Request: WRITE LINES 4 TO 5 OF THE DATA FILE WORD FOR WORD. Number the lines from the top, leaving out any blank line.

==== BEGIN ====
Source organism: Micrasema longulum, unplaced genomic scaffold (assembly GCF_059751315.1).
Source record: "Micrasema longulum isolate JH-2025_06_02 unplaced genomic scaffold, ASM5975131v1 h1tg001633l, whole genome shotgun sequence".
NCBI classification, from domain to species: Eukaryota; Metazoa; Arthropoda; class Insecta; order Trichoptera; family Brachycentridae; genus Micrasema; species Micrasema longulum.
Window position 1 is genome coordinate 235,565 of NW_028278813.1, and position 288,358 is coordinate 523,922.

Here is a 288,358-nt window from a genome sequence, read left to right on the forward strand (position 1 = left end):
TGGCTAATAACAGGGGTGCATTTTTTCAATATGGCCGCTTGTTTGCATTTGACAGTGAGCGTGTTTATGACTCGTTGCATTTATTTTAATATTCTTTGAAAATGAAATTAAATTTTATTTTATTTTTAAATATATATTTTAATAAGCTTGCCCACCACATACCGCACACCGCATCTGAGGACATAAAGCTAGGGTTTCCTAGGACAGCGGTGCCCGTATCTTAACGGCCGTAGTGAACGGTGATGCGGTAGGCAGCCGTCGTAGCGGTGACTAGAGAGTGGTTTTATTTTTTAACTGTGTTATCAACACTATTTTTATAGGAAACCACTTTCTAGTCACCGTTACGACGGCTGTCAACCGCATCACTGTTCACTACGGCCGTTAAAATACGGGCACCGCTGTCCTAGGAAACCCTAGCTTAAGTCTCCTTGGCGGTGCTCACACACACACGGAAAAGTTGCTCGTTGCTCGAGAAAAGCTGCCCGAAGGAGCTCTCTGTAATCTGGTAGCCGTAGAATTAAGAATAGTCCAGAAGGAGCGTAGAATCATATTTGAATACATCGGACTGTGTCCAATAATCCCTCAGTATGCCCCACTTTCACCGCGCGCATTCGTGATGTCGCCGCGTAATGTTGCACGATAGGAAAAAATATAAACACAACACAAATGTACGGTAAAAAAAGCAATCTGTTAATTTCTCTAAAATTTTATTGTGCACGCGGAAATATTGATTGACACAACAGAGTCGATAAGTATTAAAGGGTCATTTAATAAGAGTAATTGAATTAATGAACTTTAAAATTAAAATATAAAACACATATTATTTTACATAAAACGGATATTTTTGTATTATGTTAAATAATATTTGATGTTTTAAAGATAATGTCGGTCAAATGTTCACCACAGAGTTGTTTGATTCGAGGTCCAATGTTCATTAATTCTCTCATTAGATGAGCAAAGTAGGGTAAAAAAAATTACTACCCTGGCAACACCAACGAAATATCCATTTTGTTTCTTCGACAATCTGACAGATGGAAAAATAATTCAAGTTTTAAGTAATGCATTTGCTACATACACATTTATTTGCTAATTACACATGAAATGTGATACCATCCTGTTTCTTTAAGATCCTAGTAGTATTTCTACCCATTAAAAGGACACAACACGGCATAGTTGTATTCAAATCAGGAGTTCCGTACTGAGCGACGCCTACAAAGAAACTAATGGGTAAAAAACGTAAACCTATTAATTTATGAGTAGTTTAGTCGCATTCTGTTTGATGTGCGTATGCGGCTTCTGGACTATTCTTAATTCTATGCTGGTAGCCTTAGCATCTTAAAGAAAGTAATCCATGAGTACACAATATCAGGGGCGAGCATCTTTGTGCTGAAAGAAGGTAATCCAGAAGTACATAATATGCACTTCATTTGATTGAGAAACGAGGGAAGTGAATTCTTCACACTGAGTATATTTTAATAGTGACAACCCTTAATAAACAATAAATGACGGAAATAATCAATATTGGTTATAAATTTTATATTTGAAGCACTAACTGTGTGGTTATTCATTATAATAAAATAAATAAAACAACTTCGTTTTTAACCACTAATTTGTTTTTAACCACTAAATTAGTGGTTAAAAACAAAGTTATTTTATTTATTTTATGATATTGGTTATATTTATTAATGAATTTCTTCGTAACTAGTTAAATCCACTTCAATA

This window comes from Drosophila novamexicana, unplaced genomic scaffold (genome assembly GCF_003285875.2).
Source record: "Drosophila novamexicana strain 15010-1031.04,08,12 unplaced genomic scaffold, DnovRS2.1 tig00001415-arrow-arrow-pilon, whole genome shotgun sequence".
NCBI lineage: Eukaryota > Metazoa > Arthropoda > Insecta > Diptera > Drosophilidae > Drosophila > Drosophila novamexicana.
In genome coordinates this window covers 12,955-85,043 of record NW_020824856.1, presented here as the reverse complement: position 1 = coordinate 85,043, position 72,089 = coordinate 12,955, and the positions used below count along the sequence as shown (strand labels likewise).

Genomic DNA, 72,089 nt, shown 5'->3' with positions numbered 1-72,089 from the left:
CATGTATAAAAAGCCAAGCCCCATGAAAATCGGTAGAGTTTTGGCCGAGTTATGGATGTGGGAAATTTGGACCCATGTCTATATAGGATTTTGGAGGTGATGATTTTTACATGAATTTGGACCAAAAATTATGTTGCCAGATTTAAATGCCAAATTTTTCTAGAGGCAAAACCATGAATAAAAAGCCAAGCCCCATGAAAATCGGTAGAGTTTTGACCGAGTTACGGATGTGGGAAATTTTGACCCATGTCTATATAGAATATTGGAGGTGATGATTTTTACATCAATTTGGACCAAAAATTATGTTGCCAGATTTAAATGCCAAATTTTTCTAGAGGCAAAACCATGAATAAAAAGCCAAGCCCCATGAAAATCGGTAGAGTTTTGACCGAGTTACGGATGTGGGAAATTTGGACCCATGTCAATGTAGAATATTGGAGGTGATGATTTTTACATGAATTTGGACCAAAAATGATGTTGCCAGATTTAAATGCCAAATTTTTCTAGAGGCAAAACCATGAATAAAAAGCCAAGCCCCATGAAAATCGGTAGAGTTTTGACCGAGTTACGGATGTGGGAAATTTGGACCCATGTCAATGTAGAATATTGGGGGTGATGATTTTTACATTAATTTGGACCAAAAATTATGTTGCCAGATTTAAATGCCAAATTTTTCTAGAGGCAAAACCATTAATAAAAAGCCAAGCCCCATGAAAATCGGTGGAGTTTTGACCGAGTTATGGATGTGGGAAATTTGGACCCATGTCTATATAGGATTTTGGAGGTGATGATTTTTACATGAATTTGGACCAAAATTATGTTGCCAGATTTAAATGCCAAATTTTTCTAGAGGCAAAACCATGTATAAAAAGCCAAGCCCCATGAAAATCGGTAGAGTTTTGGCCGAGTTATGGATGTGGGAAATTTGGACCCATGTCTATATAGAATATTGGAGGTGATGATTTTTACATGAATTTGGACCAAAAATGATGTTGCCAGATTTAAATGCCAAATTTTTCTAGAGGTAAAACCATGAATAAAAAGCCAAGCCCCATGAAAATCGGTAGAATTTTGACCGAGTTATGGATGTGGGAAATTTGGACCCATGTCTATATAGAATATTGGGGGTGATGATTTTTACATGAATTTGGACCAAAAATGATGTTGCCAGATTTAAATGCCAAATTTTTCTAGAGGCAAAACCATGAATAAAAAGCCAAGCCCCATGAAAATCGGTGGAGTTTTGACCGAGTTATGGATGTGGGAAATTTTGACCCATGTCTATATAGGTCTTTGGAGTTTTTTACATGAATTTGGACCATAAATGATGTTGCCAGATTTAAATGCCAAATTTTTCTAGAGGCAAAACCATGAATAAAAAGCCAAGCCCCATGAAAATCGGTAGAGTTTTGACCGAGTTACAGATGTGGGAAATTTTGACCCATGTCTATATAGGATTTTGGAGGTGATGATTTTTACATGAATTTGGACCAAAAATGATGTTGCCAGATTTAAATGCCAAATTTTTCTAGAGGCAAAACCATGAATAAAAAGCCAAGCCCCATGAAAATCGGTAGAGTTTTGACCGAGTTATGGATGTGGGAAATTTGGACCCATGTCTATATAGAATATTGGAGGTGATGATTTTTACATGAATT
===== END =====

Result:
Window position 1 is genome coordinate 235,565 of NW_028278813.1, and position 288,358 is coordinate 523,922.

Here is a 288,358-nt window from a genome sequence, read left to right on the forward strand (position 1 = left end):